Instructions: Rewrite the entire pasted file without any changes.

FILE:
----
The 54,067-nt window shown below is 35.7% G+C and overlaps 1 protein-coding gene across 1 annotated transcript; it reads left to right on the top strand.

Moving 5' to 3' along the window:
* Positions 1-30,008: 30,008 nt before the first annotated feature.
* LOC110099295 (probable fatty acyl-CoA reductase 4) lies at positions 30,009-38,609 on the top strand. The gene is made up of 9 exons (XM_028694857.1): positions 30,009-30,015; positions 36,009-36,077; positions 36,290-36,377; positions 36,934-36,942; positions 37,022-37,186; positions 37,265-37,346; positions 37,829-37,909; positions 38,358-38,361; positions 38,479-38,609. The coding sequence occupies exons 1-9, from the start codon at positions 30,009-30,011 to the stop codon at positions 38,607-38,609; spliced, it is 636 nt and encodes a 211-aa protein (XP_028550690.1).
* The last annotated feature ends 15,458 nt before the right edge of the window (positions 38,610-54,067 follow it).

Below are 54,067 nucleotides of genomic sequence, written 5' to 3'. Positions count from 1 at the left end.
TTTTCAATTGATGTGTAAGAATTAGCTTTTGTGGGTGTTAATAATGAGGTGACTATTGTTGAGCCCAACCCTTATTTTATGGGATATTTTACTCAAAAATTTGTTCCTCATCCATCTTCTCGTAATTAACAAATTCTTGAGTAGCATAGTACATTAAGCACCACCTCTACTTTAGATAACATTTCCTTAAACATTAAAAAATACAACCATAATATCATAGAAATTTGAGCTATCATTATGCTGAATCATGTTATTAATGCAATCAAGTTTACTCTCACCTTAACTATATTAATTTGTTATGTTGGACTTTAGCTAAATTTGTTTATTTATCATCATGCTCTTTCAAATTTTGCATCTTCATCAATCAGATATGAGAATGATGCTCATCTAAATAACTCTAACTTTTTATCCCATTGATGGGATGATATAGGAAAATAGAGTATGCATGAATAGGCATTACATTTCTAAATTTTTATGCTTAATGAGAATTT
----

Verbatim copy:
The 54,067-nt window shown below is 35.7% G+C and overlaps 1 protein-coding gene across 1 annotated transcript; it reads left to right on the top strand.

Moving 5' to 3' along the window:
* Positions 1-30,008: 30,008 nt before the first annotated feature.
* LOC110099295 (probable fatty acyl-CoA reductase 4) lies at positions 30,009-38,609 on the top strand. The gene is made up of 9 exons (XM_028694857.1): positions 30,009-30,015; positions 36,009-36,077; positions 36,290-36,377; positions 36,934-36,942; positions 37,022-37,186; positions 37,265-37,346; positions 37,829-37,909; positions 38,358-38,361; positions 38,479-38,609. The coding sequence occupies exons 1-9, from the start codon at positions 30,009-30,011 to the stop codon at positions 38,607-38,609; spliced, it is 636 nt and encodes a 211-aa protein (XP_028550690.1).
* The last annotated feature ends 15,458 nt before the right edge of the window (positions 38,610-54,067 follow it).

Below are 54,067 nucleotides of genomic sequence, written 5' to 3'. Positions count from 1 at the left end.
TTTTCAATTGATGTGTAAGAATTAGCTTTTGTGGGTGTTAATAATGAGGTGACTATTGTTGAGCCCAACCCTTATTTTATGGGATATTTTACTCAAAAATTTGTTCCTCATCCATCTTCTCGTAATTAACAAATTCTTGAGTAGCATAGTACATTAAGCACCACCTCTACTTTAGATAACATTTCCTTAAACATTAAAAAATACAACCATAATATCATAGAAATTTGAGCTATCATTATGCTGAATCATGTTATTAATGCAATCAAGTTTACTCTCACCTTAACTATATTAATTTGTTATGTTGGACTTTAGCTAAATTTGTTTATTTATCATCATGCTCTTTCAAATTTTGCATCTTCATCAATCAGATATGAGAATGATGCTCATCTAAATAACTCTAACTTTTTATCCCATTGATGGGATGATATAGGAAAATAGAGTATGCATGAATAGGCATTACATTTCTAAATTTTTATGCTTAATGAGAATTT